Car Care: AEB, the superhero on our roads
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We hear plenty about crashes that happen on our roads. What we don’t get any visibility on are those that could have happened, but didn’t.
Over the past two or three decades, car makers have spent countless millions of dollars on better protecting occupants in the event of a crash. While that remains a high priority, part of the focus is on preventing crashes from ever happening.
That technology is now appearing in some new cars — as standard for a few — is autonomous emergency braking (AEB). In short, what this tech does is stop the car without any input from the driver if sensors pick up clues that things are about to go horribly wrong.
After one of our AA Motoring team members was involved in a recent crash that involved another driver trying to avoid a nose to tail, it started us all thinking – what if the car at fault had the latest safety technology? Could the crash have been prevented by warning the driver that the traffic in front was stopping? It might have stopped him from swerving into the side of another vehicle.
AEB can alert the driver about danger and help to engage maximum braking capacity.
Initially, the system issues visual and audible warnings to the driver and, if the driver doesn’t react and the situation becomes critical, the car will automatically brake with no human involvement.
Typically, AEB comes in three categories:
Low speed system (city) – this works at lower speeds on the city streets to detect other vehicles in front of your car to prevent crashes and non-life threatening injuries such as whiplash.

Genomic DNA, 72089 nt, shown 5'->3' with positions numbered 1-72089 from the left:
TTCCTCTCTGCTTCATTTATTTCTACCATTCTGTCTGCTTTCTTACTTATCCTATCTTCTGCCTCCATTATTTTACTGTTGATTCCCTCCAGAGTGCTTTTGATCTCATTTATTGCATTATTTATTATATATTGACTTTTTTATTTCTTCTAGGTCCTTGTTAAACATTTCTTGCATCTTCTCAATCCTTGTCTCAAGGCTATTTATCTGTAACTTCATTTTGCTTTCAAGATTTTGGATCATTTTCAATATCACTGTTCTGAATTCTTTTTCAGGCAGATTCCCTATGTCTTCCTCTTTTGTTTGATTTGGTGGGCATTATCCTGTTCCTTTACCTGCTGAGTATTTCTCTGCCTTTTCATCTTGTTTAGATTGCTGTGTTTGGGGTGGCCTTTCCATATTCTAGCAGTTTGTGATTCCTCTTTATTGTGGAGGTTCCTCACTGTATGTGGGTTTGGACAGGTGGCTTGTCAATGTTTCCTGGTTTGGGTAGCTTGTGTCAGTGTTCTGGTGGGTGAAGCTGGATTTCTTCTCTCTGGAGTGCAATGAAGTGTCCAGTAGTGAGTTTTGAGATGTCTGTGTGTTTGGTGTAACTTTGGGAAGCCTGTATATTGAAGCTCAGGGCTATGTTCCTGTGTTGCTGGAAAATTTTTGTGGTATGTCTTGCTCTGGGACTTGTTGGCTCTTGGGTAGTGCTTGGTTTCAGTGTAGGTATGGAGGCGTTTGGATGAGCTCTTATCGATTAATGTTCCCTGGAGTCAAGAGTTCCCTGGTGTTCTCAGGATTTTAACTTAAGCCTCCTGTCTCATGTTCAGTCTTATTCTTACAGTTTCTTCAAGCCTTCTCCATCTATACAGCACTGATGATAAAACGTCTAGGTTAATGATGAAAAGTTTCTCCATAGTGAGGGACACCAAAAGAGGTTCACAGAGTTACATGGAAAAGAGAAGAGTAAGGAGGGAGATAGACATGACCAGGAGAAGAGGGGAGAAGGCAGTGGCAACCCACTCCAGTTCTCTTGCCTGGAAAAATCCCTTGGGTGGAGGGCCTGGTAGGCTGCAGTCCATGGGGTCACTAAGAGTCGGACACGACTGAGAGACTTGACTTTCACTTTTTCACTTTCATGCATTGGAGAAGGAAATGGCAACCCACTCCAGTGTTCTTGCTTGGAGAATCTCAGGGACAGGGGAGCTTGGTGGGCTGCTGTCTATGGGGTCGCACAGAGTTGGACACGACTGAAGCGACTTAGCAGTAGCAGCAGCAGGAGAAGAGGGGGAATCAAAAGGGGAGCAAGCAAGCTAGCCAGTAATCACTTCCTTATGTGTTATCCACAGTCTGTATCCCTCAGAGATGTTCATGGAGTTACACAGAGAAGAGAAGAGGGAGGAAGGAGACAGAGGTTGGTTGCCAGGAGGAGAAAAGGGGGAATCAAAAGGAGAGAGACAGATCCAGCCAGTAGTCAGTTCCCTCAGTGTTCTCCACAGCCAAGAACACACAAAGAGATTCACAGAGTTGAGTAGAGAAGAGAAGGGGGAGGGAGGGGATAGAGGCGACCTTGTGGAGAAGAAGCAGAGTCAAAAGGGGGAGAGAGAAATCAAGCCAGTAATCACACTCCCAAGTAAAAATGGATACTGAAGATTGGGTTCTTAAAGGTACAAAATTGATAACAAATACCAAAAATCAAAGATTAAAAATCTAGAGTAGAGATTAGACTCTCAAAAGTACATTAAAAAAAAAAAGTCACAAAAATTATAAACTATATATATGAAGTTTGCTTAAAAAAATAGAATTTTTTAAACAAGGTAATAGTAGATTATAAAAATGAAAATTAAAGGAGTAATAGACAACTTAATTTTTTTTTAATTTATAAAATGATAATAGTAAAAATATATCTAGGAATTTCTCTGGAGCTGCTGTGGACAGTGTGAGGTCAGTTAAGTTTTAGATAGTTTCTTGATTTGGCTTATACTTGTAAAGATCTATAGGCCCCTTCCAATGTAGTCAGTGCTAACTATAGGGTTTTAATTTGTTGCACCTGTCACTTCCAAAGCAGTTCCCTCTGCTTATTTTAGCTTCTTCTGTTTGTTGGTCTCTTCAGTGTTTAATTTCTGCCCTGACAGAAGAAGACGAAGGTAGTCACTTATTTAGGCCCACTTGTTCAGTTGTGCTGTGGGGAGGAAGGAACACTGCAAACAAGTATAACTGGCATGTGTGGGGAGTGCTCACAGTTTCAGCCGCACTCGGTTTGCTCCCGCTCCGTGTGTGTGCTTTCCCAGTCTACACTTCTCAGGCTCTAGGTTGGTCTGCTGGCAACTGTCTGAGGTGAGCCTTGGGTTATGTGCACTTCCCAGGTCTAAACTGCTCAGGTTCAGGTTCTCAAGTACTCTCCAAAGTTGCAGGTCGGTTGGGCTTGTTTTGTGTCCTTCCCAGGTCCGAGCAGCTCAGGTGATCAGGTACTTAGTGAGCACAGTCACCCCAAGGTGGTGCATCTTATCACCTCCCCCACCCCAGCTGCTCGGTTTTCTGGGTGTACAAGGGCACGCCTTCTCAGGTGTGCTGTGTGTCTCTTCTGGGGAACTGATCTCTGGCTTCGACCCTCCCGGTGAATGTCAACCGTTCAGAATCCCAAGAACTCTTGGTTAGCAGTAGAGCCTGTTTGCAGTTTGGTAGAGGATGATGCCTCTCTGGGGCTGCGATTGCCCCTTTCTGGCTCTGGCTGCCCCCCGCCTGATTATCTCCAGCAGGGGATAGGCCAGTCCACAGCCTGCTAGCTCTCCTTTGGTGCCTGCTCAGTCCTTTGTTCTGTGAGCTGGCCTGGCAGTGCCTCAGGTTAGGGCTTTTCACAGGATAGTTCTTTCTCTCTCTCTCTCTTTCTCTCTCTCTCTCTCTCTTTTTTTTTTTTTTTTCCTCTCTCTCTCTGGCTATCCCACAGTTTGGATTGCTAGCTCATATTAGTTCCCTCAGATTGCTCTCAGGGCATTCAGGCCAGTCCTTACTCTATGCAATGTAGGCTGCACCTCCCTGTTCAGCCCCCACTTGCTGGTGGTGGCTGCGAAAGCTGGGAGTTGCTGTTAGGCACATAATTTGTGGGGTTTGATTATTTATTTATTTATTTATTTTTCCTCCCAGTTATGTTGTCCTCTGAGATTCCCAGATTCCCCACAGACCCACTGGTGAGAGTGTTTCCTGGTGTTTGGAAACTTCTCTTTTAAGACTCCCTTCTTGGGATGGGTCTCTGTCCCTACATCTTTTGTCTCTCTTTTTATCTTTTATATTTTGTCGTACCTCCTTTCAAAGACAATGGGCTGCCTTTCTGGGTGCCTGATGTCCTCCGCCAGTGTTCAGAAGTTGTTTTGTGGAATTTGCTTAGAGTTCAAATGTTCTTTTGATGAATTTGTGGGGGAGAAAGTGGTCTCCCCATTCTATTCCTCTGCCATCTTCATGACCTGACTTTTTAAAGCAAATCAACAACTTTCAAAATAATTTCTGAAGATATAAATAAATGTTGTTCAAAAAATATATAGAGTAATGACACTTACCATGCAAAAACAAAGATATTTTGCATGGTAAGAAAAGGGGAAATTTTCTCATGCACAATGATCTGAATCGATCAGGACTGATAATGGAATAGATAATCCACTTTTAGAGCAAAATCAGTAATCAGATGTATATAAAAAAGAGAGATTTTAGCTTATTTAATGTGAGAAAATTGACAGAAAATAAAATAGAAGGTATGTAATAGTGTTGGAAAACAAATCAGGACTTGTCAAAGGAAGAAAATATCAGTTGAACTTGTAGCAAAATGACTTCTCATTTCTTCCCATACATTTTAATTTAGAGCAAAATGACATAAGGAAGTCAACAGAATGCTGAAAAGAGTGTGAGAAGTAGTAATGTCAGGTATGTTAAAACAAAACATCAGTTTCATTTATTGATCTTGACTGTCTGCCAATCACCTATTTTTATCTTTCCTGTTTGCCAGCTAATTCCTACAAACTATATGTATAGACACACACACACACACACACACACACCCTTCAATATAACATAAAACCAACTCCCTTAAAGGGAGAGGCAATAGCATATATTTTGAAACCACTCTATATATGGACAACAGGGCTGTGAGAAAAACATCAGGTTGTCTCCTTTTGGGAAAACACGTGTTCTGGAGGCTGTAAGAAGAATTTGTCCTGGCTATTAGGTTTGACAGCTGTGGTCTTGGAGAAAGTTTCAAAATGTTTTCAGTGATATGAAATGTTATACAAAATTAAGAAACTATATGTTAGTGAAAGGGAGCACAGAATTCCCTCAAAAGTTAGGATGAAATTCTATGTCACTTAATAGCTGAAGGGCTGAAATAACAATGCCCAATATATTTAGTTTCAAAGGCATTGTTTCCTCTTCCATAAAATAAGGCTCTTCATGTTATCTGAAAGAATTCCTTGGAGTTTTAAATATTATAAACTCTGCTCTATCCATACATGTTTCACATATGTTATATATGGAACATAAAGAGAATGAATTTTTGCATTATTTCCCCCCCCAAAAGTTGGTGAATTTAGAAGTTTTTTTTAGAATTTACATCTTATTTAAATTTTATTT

Higher speed system (interurban) – this scans up to 200 metres ahead using long range radar at higher speeds.
Pedestrian system – this detects pedestrian movement in relation to the path of the vehicle, helping to determine the risk of collision.
Front collision warning systems can vary between different manufacturers and, in some cases, even the different models.
Some vehicles also feature two or more AEB systems.
When combined with adaptive cruise control, AEB systems make motorway driving effortless, and it’s great for peak traffic.
Once you’ve set the following distance — most cars will offer three distances to choose from — the car does the rest to maintain a safe presence behind the car in front.
We often see drivers switching lanes and squeezing into small gaps between cars, but the technology in cars can now sense this and automatically slows to maintain the safe following distance set.
The Australasian New Car Assessment Programme is a fan of this technology. In 2013 it revealed data showing AEB can reduce crashes by 27 per cent and, as a result, wants it to be a mandatory requirement for all new vehicles sold in New Zealand.
If your car is equipped with AEB and traffic grinds to a sudden halt, you might hear or see the warning. In some cases, the brakes may be applied before you even get a chance to react yourself.
In most cases, the car is faster than the foot and AEB has probably been quite the hero in avoiding nose-to-tail crashes.